But the very cuts that could balance the budget “will not make him popular among his colleagues in the cabinet,” Zilberfarb emphasized. And rolling back child allowances “will hurt poor sectors of society.
“Any finance minister would do more or less the same things, but if for some reason the government doesn’t last” through its four-year term “he’ll go to the next elections as someone both unproven and unpopular,” Zilberfarb said.
While the notion that the finance minister may raise VAT and lower child credits is already raising the hackles of many ordinary citizens and social activists, few Israelis outside the business sector object to Lapid’s intention to decrease the tax breaks enjoyed by some big corporations.
“There’s a lot of public pressure to do something about big corporations that pay lower taxes than other companies,” Zilberfarb said. “Those companies will still have tax benefits, but they’ll pay more than they pay today.”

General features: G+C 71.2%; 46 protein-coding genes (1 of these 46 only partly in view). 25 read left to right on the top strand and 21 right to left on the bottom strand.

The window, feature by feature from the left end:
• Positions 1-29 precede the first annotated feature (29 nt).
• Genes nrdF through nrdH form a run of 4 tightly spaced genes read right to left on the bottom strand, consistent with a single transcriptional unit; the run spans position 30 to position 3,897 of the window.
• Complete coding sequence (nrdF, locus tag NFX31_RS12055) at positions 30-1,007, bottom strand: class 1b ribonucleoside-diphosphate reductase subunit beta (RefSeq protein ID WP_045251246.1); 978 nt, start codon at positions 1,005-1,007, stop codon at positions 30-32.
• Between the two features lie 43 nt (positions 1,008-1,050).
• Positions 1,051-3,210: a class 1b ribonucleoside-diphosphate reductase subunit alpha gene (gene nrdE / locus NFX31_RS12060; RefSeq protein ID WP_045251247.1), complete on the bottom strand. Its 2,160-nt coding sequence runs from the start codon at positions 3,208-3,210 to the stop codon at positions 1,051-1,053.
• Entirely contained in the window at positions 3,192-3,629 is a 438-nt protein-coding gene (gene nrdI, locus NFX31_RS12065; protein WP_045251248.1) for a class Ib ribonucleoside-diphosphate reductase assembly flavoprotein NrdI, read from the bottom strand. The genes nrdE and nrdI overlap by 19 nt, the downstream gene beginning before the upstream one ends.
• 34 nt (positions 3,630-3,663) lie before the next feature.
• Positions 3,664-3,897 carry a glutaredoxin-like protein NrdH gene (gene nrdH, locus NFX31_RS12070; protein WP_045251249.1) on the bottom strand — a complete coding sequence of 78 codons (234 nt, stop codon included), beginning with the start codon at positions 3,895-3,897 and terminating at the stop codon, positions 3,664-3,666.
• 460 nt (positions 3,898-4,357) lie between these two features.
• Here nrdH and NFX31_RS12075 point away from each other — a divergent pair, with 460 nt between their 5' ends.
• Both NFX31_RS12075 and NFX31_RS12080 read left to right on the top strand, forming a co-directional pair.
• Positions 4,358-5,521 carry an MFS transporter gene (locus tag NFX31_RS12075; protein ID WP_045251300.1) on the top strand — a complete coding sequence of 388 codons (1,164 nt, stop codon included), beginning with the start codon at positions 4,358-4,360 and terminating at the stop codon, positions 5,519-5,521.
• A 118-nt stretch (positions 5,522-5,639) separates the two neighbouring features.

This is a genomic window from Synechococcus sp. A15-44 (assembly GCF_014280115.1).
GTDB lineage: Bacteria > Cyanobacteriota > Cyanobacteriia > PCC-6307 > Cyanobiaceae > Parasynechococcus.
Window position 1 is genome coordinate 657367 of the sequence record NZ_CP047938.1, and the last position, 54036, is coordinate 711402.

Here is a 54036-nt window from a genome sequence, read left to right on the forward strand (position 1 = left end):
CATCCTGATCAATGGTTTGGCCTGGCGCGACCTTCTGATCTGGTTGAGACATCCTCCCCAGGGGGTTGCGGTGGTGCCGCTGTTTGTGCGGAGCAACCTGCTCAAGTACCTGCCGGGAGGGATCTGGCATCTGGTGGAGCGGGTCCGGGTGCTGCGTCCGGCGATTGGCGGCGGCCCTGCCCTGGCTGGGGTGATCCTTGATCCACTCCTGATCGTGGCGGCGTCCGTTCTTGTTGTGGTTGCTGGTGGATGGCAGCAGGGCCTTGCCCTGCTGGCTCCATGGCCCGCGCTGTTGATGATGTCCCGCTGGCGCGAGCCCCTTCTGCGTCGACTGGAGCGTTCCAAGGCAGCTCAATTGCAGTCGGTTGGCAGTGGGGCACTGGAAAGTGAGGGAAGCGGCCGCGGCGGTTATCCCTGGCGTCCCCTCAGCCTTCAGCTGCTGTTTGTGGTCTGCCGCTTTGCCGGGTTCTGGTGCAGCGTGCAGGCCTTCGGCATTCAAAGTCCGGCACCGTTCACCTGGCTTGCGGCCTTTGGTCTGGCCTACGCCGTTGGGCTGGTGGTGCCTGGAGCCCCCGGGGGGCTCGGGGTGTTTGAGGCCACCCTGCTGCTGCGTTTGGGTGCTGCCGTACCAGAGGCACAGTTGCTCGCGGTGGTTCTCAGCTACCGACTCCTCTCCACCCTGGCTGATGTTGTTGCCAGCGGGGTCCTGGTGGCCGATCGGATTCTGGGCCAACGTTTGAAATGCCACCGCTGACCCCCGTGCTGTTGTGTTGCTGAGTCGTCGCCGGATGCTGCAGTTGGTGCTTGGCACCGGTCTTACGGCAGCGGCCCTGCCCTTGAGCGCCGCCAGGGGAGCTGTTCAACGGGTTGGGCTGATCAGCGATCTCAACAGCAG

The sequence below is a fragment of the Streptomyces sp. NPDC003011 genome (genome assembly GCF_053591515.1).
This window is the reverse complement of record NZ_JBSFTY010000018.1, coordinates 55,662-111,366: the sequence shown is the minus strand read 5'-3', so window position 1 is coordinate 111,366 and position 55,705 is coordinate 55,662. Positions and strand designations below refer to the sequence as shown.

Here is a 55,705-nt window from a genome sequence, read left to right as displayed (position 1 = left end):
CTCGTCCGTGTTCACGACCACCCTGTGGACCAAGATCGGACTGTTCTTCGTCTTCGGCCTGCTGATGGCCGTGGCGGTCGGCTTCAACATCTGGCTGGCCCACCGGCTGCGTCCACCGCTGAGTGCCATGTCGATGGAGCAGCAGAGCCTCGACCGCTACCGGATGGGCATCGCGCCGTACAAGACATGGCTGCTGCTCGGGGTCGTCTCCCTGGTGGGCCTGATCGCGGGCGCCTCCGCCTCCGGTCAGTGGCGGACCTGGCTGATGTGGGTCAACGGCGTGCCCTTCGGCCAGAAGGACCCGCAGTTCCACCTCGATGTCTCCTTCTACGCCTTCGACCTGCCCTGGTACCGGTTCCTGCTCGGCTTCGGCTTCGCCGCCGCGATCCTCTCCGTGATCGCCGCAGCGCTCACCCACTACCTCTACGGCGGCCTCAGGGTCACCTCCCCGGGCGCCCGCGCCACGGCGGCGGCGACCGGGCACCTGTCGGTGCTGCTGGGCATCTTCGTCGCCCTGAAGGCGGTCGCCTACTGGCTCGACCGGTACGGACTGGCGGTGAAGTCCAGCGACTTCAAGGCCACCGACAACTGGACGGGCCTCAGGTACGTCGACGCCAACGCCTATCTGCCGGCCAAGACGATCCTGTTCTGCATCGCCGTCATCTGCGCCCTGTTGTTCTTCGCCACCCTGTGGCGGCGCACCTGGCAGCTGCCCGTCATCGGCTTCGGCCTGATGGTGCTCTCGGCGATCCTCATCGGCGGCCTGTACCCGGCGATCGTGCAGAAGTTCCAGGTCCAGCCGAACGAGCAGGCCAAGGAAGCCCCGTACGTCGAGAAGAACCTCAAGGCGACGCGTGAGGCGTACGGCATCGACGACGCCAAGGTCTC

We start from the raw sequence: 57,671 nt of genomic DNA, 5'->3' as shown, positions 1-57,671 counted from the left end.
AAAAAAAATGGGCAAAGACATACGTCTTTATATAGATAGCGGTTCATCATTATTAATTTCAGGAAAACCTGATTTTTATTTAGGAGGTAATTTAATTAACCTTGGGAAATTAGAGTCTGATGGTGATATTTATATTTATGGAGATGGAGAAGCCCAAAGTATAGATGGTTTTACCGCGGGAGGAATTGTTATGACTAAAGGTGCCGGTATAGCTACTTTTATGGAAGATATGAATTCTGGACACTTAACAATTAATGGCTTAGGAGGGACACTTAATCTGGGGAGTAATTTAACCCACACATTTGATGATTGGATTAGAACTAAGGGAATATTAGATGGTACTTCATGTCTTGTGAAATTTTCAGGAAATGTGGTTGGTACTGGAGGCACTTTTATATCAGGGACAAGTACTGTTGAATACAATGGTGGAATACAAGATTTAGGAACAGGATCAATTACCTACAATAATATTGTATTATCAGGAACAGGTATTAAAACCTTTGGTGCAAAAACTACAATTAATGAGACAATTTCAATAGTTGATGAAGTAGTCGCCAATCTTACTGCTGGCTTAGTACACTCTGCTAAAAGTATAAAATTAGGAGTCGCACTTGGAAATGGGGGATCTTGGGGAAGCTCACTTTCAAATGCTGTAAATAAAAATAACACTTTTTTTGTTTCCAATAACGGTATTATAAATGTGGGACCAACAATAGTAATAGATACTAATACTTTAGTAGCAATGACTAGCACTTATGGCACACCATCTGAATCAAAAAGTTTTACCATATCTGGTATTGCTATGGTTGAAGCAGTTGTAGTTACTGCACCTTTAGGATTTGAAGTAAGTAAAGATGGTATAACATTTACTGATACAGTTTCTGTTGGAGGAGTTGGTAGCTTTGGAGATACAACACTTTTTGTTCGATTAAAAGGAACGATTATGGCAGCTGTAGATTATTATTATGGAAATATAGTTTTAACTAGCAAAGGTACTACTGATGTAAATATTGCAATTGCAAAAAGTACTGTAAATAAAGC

That worries Jonathan Medved, the CEO of OurCrowd, a venture-capital crowd-funding platform.
The government, Medved said, “must be careful not to increase regulation and to continue to make Israel a place open for business. Anything else is populist rhetoric.”
Medved insisted that raising taxes on the high-tech sector will in fact hurt Israel’s economy.
“The high-tech sector, especially the country’s 300 multinationals, creates jobs. For every job at NDS” — a high-tech company that employs 1,500 Israelis — “four or five other jobs are created in insurance, food service, travel agencies, construction, corporate training, PR.”
Ticking off multinational investments, Medved said that Cisco has bought about a dozen Israeli companies, Microsoft seven.
“We want to continue the situation in which people are encouraged to invest in Israel. Otherwise,” Medved warned, “they’ll go elsewhere.”